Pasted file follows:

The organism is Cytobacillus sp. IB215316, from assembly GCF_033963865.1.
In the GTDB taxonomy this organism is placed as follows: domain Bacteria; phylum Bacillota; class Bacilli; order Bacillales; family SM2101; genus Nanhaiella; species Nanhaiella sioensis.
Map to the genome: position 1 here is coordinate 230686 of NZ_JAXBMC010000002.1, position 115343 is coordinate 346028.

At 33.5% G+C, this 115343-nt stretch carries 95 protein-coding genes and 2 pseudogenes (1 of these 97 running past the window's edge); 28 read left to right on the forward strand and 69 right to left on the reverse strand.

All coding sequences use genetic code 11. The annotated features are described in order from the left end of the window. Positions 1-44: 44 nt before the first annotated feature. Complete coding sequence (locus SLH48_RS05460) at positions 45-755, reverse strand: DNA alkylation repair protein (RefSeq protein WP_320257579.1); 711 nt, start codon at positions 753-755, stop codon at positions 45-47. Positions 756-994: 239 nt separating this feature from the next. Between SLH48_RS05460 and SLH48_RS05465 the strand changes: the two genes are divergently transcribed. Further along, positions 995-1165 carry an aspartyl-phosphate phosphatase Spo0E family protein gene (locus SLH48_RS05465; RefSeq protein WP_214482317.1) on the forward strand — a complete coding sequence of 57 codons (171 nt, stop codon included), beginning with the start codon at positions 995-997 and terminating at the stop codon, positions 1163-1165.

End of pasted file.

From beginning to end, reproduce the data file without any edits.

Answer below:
The organism is Cytobacillus sp. IB215316, from assembly GCF_033963865.1.
In the GTDB taxonomy this organism is placed as follows: domain Bacteria; phylum Bacillota; class Bacilli; order Bacillales; family SM2101; genus Nanhaiella; species Nanhaiella sioensis.
Map to the genome: position 1 here is coordinate 230686 of NZ_JAXBMC010000002.1, position 115343 is coordinate 346028.

At 33.5% G+C, this 115343-nt stretch carries 95 protein-coding genes and 2 pseudogenes (1 of these 97 running past the window's edge); 28 read left to right on the forward strand and 69 right to left on the reverse strand.

All coding sequences use genetic code 11. The annotated features are described in order from the left end of the window. Positions 1-44: 44 nt before the first annotated feature. Complete coding sequence (locus SLH48_RS05460) at positions 45-755, reverse strand: DNA alkylation repair protein (RefSeq protein WP_320257579.1); 711 nt, start codon at positions 753-755, stop codon at positions 45-47. Positions 756-994: 239 nt separating this feature from the next. Between SLH48_RS05460 and SLH48_RS05465 the strand changes: the two genes are divergently transcribed. Further along, positions 995-1165 carry an aspartyl-phosphate phosphatase Spo0E family protein gene (locus SLH48_RS05465; RefSeq protein WP_214482317.1) on the forward strand — a complete coding sequence of 57 codons (171 nt, stop codon included), beginning with the start codon at positions 995-997 and terminating at the stop codon, positions 1163-1165.